|InProgress=Yes | |InProgress=Yes | ||
}} | }} |
Revision as of 07:45, 26 July 2013
Pythagorean Tree, in 2 Dimensions |
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Pythagorean Tree, in 2 Dimensions
- A Pythagorean Tree is a fractal that is created out of squares. Starting from an initial square, two additional smaller squares are added to one side of the first square such that the space between all three squares is a right triangle. The side of the larger square becomes the hypotenuse of that right triangle.
Contents
Basic Description
The Pythagorean Tree begins with a square that has a right triangle branching off of it. The hypotenuse of the triangle must always be directly connected to the square. When the right triangle is created, the legs of that triangle then become one of the sides of two brand new squares. The lengths of the legs are not changed during this process, so the area of the each new square is less than the area of the original square. The sum of the areas of the two smaller squares is equal to the area of the big square (shown in the More Mathematical Explanation). The interesting thing about the tree is that the other non-right angles of the right triangle can be any value. Side lengths correspond to angles, so change the angle will change the side length too. This relationship between side length and angle is what causes the tilt for most Pythagorean trees.
A More Mathematical Explanation
- Note: understanding of this explanation requires: *Basic Algebra and Geometry, Trigonometry
In this image, CDF is a right triangle. The original square ABCD has a side length of s and an area of s^{2}. We will derive the relationship between the area of the smaller squares and the area of the larger square. We can rewrite the area of CFHG and DFIJ in terms of s and θ_{1}:
- Square CFHG: Area of
- Square DFIJ: Area of
We now have the relationship between the larger square and each of the smaller squares. However, note what happens when we add the areas of the smaller squares.
We have just proved that the sum of the areas of the smaller squares always adds up to the area of the larger square. Another way of thinking about this property is the Pythagorean theorem. Right triangle CDF has side lengths a, b, and s, with s as the hypotenuse. The Pythagorean theorem states that
- .
Since a^{2}, b^{2}, and s^{2} are the areas of each square, the Pythagorean also shows this interesting property of Pythagorean Trees.
The Area of the Tree for any number of iterations
The total area of a Pythagorean Tree is actually quite simple to find. Simply put, it is the area of the original square (Iteration 0) multiplied by the number of iterations plus one. Or A_{n} = s^{2} (n + 1), where s is the side length of the original square, and n is the number of iterations. This method of finding the area does not consider the triangles in between the squares. We consider those triangles as empty spaces.
As you can see in Figure 2, for 0 iterations (the original square), the area is s^{2}. Or, when using the formula, s^{2} (0 + 1) = s^{2}.
For the first iteration as shown in Figure 3, the 0th iteration had one square with area s^{2}, and the new iteration had two squares. As we mentioned before, the sum of the smaller squares' areas would be equal to the area of the original square, so s^{2} + s^{2} = 2s^{2}. We now use our formula to confirm this.
We can use this formula for only a small amount of iterations. Why? Look at the title image. After a few iterations, the tree starts to overlap and the area of the entire tree starts to converge to a single value. However, our formula implies that if we have infinite iterations, then our tree will have infinite area. Thus while our formula is useful for applying the area relationship per iteration, it is not an all powerful tool we can use to calculate the area for any amount of iterations.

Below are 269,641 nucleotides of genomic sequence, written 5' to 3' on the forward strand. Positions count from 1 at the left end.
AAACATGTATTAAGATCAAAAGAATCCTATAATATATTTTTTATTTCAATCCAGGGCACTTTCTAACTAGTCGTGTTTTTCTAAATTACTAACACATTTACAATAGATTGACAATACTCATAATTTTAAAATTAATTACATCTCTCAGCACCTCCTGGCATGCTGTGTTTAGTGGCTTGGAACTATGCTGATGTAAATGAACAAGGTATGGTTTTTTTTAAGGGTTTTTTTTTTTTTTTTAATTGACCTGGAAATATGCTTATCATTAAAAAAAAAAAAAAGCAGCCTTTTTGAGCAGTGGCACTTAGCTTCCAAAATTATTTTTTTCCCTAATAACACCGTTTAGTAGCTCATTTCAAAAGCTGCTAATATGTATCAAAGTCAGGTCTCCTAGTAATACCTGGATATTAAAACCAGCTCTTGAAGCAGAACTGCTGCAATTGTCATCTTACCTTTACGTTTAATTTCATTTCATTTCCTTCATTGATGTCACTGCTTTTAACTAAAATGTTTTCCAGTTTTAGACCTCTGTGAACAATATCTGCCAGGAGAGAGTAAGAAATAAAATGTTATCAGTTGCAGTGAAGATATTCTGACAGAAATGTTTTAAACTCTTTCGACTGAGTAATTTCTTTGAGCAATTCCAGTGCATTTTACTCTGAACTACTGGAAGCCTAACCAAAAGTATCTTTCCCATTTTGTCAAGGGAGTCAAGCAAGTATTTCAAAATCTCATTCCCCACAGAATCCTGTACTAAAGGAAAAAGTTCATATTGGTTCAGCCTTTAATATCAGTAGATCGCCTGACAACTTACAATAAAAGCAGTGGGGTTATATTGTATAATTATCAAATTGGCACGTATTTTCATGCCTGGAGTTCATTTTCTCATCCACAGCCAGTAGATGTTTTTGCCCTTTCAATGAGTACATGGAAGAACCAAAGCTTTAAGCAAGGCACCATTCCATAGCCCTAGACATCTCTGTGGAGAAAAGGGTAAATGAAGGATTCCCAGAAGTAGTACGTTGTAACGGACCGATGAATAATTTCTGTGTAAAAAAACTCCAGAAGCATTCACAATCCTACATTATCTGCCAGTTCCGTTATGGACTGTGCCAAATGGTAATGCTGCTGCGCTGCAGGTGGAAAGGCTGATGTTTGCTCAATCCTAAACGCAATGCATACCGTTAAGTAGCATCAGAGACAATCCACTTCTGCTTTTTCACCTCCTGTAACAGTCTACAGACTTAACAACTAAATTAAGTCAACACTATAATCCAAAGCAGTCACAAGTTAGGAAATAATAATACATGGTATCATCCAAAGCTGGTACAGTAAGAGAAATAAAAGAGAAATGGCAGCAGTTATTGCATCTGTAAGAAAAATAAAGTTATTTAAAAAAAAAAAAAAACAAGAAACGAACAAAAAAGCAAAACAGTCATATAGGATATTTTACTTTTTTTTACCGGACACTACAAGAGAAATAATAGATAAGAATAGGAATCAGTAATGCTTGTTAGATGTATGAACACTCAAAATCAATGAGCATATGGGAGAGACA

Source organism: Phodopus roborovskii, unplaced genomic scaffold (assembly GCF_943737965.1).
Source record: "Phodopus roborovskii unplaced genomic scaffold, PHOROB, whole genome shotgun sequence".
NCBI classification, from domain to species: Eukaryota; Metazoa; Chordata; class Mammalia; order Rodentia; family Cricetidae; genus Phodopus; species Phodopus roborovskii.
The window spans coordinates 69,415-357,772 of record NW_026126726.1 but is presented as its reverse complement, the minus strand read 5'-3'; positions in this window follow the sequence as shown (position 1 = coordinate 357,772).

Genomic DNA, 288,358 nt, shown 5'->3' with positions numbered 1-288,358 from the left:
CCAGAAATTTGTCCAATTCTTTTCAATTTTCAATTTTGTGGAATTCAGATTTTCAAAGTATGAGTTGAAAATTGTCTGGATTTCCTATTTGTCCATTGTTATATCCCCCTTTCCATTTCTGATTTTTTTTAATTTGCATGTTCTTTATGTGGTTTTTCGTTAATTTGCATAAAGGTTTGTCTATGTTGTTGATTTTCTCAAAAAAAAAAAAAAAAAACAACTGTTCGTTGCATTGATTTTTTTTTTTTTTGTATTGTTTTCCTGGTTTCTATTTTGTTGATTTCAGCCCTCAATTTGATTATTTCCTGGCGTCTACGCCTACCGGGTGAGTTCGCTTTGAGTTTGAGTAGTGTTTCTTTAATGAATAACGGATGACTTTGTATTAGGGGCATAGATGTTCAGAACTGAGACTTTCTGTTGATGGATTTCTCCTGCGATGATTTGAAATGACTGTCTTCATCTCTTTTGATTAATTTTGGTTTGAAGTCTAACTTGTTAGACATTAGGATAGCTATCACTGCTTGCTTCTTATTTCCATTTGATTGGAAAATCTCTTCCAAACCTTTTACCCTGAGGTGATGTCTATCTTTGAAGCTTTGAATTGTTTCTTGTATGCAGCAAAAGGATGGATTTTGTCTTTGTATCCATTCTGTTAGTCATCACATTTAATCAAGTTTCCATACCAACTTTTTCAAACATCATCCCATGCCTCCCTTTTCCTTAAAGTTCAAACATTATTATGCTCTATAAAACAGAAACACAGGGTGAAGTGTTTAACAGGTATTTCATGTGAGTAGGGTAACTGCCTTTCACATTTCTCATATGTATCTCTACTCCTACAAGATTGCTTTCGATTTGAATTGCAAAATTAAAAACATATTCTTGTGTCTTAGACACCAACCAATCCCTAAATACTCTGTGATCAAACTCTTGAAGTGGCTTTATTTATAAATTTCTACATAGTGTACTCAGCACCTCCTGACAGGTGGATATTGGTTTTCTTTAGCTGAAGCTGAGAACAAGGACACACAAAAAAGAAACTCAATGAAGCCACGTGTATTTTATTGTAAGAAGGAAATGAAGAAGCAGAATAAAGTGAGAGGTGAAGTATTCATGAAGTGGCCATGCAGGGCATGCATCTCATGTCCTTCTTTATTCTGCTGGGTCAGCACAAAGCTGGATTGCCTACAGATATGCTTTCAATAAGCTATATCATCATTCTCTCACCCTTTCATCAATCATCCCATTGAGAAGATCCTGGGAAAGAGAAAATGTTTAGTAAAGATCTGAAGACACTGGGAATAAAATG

Perimeter Relationship between iterations
We will attempt to find a relationship between the perimeters of squares from consequent iterations. Figure 1 will be used as a visual guide. We have the side lengths of all the squares.
- Square ABCD: Side length of s.
- Square CFHG: Side length of .
- Square DFIJ: Side length of .
The perimeter of a square is just its side length multiplied by 4. Thus we have our perimeters.
- Square ABCD: Perimeter of .
- Square CFHG: Perimeter of .
- Square DFIJ: Perimeter of .
It seems that unlike area, there is no simple relationship between the perimeters of the squares. Multiplying, adding, dividing, and subtracting any of the perimeters from other values don't seem to work. This is common in mathematics. While some topics have very interesting applications and properties (like the area), other topics have no connections and seem obscure.
The lack of a simple relationship between perimeters makes creating a general formula for the tree's perimeter very challenging. However, the one factor that truly makes creating the general formula challenging can be observed in the title image. The perimeter of the tree isn't just the sum of the perimeters of all the squares. The layout of the tree forces only the outer sides of most squares to be counted. We can already see this phenomenon in Figure 3 for the first iteration. If we were to calculate the perimeter of the first iteration, we would not count the inner sides of any of the squares. The situation only worsens as we continue to further iterations. Thus we will not derive a general formula for the tree's perimeter here.
Why It's Interesting
The Pythagorean Tree is a good example of making interesting shapes with recursive fractals. The relationship for area between iterations gives the tree its name; it is the same equation as the Pythagorean theorem! The lack of a nice equation and relationship for perimeter shows how mathematics is not always beautiful and interesting.